GERMANY With more buildings occupying vacant lots and green areas disappearing from cities, urban and communal city gardening is becoming more popular. To bring more green to Berlin, Vattenfall is creating communal gardens on unused company land for the community to use.

The sun is high in the sky above a small plot of land on Grünstraße in the Berlin district of Mitte. Looking around, prefab GDR-era architecture, residential buildings from the post-unification years, expensive apartment complexes for city newcomers and functional budget hotels can be seen in every direction. However, right in the middle of this, on the site of a former substation, a small garden oasis provides refuge. 

Children carrying small watering cans are going around industriously watering plants growing in buckets, tubs, pots and big wooden boxes. Kitchen herbs are being picked in one corner, while teenagers are planting redcurrants in another. Neighbours sit together beneath a sunshade with coffee they have brought from home, watching the colourful, horticultural activities. Flowers blossom, bees buzz, children laugh – it sounds and smells like summer. 

A green transformation
The owner of the plot of land, Vattenfall Wärme AG, established the urban garden as part of the “Pflanz was!” [Plant something!] project, with which the company is turning brownfield sites green and establishing urban gardens.

Ina Vögele and Sarah Geiger from Vattenfall’s communications department have been supervising the project since it began and have reported nothing but positive feedback so far.
“Everyone thinks this is a great idea, even though people were initially wondering what an energy company has to do with urban gardening,” says Geiger.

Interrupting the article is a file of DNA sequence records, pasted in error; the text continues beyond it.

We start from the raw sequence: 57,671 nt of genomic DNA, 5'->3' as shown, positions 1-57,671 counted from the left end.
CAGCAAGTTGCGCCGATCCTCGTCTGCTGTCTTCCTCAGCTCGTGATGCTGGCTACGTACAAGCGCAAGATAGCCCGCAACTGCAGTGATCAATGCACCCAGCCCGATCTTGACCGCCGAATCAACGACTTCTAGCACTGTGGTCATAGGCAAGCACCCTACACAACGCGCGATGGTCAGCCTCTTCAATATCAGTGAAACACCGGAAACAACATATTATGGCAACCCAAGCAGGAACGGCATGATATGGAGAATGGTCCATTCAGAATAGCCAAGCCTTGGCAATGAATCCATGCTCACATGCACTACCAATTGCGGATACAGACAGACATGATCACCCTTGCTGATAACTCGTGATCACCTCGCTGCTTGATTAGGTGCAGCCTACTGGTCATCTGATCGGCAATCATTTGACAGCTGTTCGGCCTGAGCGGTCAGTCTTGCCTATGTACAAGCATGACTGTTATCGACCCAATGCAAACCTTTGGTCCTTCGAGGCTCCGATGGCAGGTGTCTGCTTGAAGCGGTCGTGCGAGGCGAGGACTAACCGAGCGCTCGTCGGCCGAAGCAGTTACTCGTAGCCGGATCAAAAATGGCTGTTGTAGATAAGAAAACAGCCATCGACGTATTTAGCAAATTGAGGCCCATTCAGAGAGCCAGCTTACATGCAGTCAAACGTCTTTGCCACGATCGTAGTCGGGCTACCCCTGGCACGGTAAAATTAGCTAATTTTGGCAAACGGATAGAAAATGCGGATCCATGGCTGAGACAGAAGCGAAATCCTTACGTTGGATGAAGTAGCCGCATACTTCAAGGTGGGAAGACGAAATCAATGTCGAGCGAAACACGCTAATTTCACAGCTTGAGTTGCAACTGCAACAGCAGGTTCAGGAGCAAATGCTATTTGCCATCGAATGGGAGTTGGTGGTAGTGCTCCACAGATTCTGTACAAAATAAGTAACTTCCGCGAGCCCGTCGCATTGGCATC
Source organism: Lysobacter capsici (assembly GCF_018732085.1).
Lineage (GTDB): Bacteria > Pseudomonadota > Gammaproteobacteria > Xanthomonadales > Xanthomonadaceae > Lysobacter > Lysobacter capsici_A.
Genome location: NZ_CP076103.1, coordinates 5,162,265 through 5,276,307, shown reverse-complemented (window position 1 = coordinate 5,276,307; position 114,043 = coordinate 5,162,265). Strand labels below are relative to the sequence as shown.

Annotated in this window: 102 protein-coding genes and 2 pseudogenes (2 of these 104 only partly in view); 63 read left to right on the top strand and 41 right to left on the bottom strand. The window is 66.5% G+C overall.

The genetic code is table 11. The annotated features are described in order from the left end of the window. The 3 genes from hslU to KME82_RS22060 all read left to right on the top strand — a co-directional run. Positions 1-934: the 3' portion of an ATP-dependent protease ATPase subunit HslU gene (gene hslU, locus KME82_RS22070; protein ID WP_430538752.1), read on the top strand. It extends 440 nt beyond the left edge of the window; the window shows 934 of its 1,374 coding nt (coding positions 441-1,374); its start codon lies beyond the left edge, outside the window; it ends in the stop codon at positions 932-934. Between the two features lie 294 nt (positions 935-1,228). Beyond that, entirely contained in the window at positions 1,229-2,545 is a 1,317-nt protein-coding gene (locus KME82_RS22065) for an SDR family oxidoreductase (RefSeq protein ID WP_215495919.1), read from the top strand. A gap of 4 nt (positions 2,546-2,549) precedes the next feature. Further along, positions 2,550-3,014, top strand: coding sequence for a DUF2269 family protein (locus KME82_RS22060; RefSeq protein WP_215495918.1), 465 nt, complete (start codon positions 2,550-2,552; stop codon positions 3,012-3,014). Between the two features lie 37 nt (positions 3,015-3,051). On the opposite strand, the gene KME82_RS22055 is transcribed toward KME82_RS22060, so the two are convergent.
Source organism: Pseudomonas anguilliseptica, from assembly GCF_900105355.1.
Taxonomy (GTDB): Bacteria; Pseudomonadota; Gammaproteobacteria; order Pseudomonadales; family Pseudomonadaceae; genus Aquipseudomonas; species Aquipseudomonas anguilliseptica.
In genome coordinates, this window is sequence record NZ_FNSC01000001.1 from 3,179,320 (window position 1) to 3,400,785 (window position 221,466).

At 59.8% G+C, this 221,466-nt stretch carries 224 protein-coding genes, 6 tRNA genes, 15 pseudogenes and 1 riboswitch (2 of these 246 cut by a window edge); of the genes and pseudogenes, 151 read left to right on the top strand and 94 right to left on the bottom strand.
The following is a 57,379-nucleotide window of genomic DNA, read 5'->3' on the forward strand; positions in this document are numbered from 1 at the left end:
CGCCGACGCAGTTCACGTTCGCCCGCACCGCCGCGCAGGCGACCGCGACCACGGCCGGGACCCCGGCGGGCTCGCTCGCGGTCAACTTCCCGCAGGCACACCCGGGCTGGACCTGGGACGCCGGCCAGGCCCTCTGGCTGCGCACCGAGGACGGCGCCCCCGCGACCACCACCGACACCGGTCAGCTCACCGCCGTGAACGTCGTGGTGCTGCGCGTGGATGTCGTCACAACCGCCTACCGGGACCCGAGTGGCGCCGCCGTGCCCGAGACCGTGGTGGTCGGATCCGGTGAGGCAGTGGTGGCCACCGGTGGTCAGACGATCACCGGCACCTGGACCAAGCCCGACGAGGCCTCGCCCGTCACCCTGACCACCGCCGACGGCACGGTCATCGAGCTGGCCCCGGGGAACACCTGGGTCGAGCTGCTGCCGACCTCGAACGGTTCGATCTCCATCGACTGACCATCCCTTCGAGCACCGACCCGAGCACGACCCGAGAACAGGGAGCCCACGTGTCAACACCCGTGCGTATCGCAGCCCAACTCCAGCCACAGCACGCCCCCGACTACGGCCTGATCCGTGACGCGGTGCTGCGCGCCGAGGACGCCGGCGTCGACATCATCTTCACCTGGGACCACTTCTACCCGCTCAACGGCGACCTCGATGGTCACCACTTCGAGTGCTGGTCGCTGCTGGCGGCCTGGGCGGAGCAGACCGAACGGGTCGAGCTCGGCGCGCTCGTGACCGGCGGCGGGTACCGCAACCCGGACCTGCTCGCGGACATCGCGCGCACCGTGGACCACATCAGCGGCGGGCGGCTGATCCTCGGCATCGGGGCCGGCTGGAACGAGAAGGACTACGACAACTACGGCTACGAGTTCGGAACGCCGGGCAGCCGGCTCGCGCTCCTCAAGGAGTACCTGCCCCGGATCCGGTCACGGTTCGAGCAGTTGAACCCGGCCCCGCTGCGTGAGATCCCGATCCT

They then both go on to explain how Vattenfall considers itself a part of the city and is committed to sustainability and environmental protection, not only in the area of energy generation. As Vögele explains, “the interest in growing your own fruit, vegetables and herbs in the city demonstrates the need for sustainability. But available space for gardens is decreasing. As a company, we have lots of free space which we are more than happy to share with the people of Berlin.”

Vattenfall is planning additional garden projects and cooperating with urban gardening associations, schools and neighbours.

Lutz Lüders, a Vattenfall employee, is the heart and soul of the garden. He works at the Reuter West power station, but previously trained as a landscape gardener. He now brings this knowledge to the Vattenfall city garden and provides assistance and tips. 
“Do you need help,” he asks the kids planting the redcurrant plants, and advises them to keep the soil moist at all times, “otherwise the redcurrant plants will shed their blossom.” 

The communal aspect is central to the concept of urban gardening. Neighbours from different backgrounds get together for communal watering, planting and harvesting. This promotes the social climate in the neighbourhood. It is free to visit the Vattenfall garden and do some gardening there during opening hours. Everyone can take part – whether they have a green thumb or not, whenever they like.

Everything planted in the garden can be used by the community, and at the end of the gardening season everything is harvested and consumed.

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